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From Catholic Sentinel: profile of Middle School head Paul Andrichuk

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Catholic Sentinel article, November 09

Catlin Gabel News Fall 09

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From the fall 2009 Caller

AWARDS TO OUR TEACHERS
7th grade history teacher Paul Monheimer was awarded a Distinguished Fulbright Award in Teaching from the United States Department of State and the J. William Fulbright Foreign Scholarship Board to conduct research in Israel. He plans to spend the spring semester in Israel researching and creating meaningful virtual exchanges, using graphic software to overcome language barriers. . . . Upper School Spanish teacher Lauren Reggero-Toledano received a grant from the American Immigration Law Council to work with students on a project about the Hispanic presence in Oregon during the Great Depression and today. Students will create interactive, multimedia presentations for display at Teatro Milagro/Miracle Theater.

ANUAL FUND REACHES GOAL
The 2008–09 Annual Fund reached its goal of $892,500 by June 30. Thanks to everyone who participated and gave so generously, especially during this economically challenging year. Big thanks to Eric ’83 and Tiffany Rosenfeld for co-chairing the 2007–08 and 2008–09 Annual Fund.
 
AROUND HONEY HOLLOW
The campus was jumping during Summer Programs, with more than 20 instructors, 43 classes and programs, and 300 participants. . . . Catlin Gabel was selected by Oregon Business magazine as one of the 100 best nonprofits to work for in Oregon, based on staff responses to a survey about workplace satisfaction.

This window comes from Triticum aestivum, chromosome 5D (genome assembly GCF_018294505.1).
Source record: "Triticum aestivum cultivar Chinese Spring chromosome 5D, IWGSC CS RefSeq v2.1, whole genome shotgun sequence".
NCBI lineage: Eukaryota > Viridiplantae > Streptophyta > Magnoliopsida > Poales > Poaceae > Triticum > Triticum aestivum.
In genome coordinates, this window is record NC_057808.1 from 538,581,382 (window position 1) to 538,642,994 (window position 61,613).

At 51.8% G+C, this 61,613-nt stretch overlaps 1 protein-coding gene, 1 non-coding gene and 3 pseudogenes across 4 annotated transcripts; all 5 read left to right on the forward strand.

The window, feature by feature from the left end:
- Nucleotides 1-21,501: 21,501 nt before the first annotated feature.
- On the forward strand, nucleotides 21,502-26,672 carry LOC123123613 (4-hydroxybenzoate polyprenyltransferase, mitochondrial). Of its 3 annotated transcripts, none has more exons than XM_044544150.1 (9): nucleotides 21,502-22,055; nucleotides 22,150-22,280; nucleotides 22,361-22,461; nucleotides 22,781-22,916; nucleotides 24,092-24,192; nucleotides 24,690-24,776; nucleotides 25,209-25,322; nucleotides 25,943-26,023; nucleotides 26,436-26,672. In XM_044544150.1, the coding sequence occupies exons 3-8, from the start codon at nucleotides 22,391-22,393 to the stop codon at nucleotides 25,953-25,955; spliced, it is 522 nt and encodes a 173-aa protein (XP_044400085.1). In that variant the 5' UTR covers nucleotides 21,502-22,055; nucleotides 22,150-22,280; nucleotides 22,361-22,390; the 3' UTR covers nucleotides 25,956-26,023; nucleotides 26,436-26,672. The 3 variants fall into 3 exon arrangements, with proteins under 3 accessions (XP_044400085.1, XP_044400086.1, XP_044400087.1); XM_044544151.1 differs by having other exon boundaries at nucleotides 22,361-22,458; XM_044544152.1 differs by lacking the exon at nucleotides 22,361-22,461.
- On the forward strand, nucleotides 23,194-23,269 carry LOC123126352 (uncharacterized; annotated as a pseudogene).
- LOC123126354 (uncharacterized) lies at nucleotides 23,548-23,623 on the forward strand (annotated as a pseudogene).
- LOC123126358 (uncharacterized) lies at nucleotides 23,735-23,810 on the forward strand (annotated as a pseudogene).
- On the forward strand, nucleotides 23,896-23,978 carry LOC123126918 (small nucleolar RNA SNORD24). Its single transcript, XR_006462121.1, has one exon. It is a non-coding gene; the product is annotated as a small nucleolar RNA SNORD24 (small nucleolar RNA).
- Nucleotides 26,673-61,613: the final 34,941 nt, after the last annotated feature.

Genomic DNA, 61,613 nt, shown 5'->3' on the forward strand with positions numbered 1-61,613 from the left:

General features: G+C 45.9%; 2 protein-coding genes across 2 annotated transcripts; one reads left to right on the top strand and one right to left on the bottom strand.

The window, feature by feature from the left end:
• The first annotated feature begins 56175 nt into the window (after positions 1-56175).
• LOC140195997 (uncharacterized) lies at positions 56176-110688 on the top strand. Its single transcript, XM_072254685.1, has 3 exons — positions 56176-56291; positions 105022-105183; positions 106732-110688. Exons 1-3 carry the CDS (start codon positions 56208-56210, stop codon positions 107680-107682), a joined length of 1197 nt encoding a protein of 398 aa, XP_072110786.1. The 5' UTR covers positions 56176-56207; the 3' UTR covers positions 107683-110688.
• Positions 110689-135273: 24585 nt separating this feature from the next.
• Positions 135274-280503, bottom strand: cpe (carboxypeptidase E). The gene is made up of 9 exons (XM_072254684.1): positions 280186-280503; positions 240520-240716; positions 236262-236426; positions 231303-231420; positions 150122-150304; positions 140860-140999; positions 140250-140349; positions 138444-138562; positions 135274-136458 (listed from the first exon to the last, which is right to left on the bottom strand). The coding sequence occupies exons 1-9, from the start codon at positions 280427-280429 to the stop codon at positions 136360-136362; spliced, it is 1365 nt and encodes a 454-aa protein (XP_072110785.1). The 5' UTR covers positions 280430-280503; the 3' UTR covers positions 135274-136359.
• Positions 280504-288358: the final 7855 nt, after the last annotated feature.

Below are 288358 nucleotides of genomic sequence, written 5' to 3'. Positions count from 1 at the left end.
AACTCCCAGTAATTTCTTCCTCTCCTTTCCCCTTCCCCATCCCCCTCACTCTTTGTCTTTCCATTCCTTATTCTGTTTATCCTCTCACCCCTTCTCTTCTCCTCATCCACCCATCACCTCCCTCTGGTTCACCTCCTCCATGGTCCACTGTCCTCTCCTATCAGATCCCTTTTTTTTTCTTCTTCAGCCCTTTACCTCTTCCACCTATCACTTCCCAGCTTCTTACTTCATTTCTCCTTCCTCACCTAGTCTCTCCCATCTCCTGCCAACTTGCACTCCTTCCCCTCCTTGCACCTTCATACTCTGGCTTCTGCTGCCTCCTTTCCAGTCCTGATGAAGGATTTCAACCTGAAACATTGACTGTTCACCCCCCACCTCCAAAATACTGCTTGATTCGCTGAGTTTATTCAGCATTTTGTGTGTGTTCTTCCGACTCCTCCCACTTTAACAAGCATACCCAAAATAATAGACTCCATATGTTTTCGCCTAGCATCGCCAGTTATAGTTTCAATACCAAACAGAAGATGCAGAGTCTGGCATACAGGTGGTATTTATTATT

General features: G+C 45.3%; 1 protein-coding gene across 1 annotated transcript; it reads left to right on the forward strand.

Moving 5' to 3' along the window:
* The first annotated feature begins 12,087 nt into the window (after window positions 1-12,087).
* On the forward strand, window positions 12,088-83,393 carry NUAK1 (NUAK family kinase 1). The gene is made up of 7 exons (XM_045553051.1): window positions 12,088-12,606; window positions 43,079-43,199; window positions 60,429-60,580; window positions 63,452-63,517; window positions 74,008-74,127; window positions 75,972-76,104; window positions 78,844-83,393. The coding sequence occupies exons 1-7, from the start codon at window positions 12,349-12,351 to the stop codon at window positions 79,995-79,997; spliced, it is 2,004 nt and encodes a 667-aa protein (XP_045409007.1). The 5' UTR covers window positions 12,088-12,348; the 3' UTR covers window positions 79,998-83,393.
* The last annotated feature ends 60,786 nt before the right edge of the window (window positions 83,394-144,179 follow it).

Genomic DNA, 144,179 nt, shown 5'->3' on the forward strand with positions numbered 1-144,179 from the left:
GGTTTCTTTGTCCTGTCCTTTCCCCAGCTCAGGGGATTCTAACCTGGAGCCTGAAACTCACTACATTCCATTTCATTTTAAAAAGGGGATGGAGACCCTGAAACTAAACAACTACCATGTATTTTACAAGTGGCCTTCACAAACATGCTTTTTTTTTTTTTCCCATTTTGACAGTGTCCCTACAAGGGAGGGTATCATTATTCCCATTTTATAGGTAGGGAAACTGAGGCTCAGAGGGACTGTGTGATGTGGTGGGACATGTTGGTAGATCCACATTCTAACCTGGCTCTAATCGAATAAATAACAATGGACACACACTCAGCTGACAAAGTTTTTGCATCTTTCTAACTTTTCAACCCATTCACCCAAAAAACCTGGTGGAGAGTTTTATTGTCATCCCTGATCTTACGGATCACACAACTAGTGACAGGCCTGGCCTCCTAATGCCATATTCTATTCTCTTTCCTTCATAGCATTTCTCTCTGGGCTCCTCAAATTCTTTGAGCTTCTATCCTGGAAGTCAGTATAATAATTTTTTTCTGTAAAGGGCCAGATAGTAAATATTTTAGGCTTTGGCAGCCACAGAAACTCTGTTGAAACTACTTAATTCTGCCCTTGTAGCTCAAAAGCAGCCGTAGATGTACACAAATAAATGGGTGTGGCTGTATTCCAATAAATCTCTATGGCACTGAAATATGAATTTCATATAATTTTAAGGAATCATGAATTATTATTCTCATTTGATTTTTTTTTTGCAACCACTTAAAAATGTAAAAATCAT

HONORS TO OUR STUDENTS
Poems by Conner Hansen ’15 and Annika Carfagno ’15 were published in A Celebration of Poets, a national anthology. . . . The Upper School chamber choir placed 4th at the OSSA state choir contest. . . Erica Berry ’10, Flora Field ’13, Guillem Manso García ’09, Fiona Noonan ’13, Sage Palmedo ’14, and Yu (Victor) Zheng ’12 placed in the top five in the nation for their level on the National French Contest exams. Rahul Borkar ’13, Brynmor Chapman ’10, Casey Currey-Wilson ’12, Rose Perrone ’10, and Leah Thompson ’11 came in first in the state for their level in the national Spanish exam.
 
ATHLETICS
The boys golf team won the state championship and set a team record.
 
The girls track and field team also won a state championship and set a new state record. Hayley Ney ’09 was state champion in the 3000m and 1500m. Leah Thompson ’11 was state champion in the 300m hurdles, set a new school record, and was second in state in the 1500m. Isabelle Miller ’09 was 3rd in state in the 400m. Calley Edwards ’09 was 4th in state at both the 800m and the 3000m. Cammy Edwards ’12 was 2nd in state in both the 100m hurdles and the 300m hurdles. Eloise Miller ’11 was state champion in the triple jump. Mariah Morton was 4th in state in the long jump. The 4x100m relay team was state champion: Mariah Morton ’12, Linnea Hurst ’11, Isabelle Miller ’09, and Eloise Miller ’11. The 4 x 400m relay team was state champion: Hayley Ney ’09, Isabelle Miller ’09, Eloise Miller ’11, and Leah Thompson ’11. . . . In boys track and field, Nauvin Ghorashian ’10 was 3rd in state in the 110m hurdles, and Ian Maier ’10 was 5th in state in the 300m hurdles.
 
The girls tennis team set a team record and was 2nd in state. Kate Rubinstein ’12 was state champion in singles, and Rivfka Shenoy ’09 and Ainhoa Maiz- Urtizberea ’09 were 2nd in state in doubles. . . . The boys tennis team also set a team record and were 2nd in state.
 
Andrew Salvador ’12 was state champion in singles.